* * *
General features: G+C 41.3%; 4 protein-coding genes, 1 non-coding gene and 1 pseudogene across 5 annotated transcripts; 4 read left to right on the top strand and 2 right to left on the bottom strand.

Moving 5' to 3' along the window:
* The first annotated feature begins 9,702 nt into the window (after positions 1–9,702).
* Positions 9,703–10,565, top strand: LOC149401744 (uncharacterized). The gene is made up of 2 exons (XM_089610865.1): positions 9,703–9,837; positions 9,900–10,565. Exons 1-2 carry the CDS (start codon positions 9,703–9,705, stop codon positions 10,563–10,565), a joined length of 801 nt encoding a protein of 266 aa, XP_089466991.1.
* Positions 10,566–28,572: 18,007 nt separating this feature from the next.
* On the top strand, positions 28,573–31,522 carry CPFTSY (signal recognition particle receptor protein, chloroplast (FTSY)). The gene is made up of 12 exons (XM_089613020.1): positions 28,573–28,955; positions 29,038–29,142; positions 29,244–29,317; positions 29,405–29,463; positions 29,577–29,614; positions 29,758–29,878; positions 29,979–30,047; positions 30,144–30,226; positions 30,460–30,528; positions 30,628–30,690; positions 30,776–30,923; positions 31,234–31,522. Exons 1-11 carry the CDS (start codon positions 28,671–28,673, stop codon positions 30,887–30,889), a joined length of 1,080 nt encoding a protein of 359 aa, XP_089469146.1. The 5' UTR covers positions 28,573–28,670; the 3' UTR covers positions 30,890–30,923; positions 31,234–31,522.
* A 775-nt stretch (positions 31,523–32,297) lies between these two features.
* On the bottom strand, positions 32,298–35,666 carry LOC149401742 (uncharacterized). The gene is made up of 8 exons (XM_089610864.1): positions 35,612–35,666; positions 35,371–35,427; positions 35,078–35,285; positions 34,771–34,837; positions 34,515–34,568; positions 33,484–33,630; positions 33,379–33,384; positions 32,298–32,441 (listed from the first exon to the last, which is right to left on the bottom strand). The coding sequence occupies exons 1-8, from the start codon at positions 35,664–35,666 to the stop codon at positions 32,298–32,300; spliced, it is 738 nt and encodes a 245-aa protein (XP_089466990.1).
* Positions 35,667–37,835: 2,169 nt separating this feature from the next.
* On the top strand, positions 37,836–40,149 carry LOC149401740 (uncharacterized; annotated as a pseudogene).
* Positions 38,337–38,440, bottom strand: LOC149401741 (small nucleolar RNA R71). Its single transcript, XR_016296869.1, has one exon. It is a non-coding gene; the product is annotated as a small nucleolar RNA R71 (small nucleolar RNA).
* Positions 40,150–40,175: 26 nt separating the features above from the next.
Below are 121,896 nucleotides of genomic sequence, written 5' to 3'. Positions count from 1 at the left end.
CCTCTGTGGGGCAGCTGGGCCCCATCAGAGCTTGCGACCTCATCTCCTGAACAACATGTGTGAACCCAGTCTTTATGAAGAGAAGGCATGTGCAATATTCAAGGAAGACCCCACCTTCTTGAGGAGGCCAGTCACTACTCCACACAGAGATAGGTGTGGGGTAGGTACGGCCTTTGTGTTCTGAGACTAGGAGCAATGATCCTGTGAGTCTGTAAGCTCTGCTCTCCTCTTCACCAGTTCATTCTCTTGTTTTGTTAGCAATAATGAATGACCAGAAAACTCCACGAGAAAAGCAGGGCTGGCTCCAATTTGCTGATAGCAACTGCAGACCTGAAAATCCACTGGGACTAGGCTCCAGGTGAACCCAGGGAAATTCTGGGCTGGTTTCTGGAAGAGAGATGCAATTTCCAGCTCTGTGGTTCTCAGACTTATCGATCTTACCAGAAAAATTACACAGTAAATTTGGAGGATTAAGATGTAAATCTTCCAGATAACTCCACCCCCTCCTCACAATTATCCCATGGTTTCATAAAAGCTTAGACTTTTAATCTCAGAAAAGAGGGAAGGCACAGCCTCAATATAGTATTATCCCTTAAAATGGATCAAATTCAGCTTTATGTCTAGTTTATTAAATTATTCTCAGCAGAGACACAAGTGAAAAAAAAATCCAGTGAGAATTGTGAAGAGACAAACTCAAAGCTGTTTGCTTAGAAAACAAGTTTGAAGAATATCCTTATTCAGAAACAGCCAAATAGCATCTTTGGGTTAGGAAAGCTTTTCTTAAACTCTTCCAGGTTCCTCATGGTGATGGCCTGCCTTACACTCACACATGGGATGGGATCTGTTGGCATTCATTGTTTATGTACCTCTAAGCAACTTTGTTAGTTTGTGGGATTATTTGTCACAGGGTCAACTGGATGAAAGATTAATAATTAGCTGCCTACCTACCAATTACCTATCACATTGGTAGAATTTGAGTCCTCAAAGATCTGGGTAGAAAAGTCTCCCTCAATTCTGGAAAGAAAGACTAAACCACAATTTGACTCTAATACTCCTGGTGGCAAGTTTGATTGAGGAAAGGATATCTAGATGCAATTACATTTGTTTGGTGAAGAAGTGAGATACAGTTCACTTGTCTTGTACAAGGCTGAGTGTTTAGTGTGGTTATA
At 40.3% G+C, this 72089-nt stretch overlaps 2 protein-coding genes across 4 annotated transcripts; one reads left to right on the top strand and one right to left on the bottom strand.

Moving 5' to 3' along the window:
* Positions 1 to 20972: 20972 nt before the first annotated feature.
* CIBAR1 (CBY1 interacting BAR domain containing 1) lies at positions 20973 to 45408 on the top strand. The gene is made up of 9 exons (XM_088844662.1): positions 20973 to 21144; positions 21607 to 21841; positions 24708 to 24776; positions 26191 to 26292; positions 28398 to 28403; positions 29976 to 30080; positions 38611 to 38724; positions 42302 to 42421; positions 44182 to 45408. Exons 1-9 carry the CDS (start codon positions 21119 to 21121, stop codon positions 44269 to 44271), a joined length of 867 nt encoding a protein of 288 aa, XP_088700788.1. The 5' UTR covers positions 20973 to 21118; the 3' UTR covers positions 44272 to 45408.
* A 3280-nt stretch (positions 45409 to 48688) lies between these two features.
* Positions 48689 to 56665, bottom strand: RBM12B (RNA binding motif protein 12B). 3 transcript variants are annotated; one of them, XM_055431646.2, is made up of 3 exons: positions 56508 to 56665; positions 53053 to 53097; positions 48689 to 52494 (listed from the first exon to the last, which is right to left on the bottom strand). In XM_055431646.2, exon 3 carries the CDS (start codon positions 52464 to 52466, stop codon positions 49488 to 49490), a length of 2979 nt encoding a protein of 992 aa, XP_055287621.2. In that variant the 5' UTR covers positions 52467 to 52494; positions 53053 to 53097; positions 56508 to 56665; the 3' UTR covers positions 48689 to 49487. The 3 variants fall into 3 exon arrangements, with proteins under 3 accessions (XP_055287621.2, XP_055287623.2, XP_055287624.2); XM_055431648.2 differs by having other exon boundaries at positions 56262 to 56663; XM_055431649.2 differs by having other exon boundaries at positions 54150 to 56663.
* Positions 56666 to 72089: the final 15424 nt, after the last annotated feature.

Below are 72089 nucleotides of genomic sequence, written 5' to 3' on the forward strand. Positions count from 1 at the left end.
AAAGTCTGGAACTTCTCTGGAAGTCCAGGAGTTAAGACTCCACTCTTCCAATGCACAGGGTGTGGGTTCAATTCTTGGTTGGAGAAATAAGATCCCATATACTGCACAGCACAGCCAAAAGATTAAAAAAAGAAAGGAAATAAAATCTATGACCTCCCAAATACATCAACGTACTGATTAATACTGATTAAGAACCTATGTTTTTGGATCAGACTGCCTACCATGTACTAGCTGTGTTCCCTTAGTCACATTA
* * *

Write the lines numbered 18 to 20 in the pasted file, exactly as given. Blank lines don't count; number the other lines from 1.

* CIBAR1 (CBY1 interacting BAR domain containing 1) lies at positions 20973 to 45408 on the top strand. The gene is made up of 9 exons (XM_088844662.1): positions 20973 to 21144; positions 21607 to 21841; positions 24708 to 24776; positions 26191 to 26292; positions 28398 to 28403; positions 29976 to 30080; positions 38611 to 38724; positions 42302 to 42421; positions 44182 to 45408. Exons 1-9 carry the CDS (start codon positions 21119 to 21121, stop codon positions 44269 to 44271), a joined length of 867 nt encoding a protein of 288 aa, XP_088700788.1. The 5' UTR covers positions 20973 to 21118; the 3' UTR covers positions 44272 to 45408.
* A 3280-nt stretch (positions 45409 to 48688) lies between these two features.
* Positions 48689 to 56665, bottom strand: RBM12B (RNA binding motif protein 12B). 3 transcript variants are annotated; one of them, XM_055431646.2, is made up of 3 exons: positions 56508 to 56665; positions 53053 to 53097; positions 48689 to 52494 (listed from the first exon to the last, which is right to left on the bottom strand). In XM_055431646.2, exon 3 carries the CDS (start codon positions 52464 to 52466, stop codon positions 49488 to 49490), a length of 2979 nt encoding a protein of 992 aa, XP_055287621.2. In that variant the 5' UTR covers positions 52467 to 52494; positions 53053 to 53097; positions 56508 to 56665; the 3' UTR covers positions 48689 to 49487. The 3 variants fall into 3 exon arrangements, with proteins under 3 accessions (XP_055287621.2, XP_055287623.2, XP_055287624.2); XM_055431648.2 differs by having other exon boundaries at positions 56262 to 56663; XM_055431649.2 differs by having other exon boundaries at positions 54150 to 56663.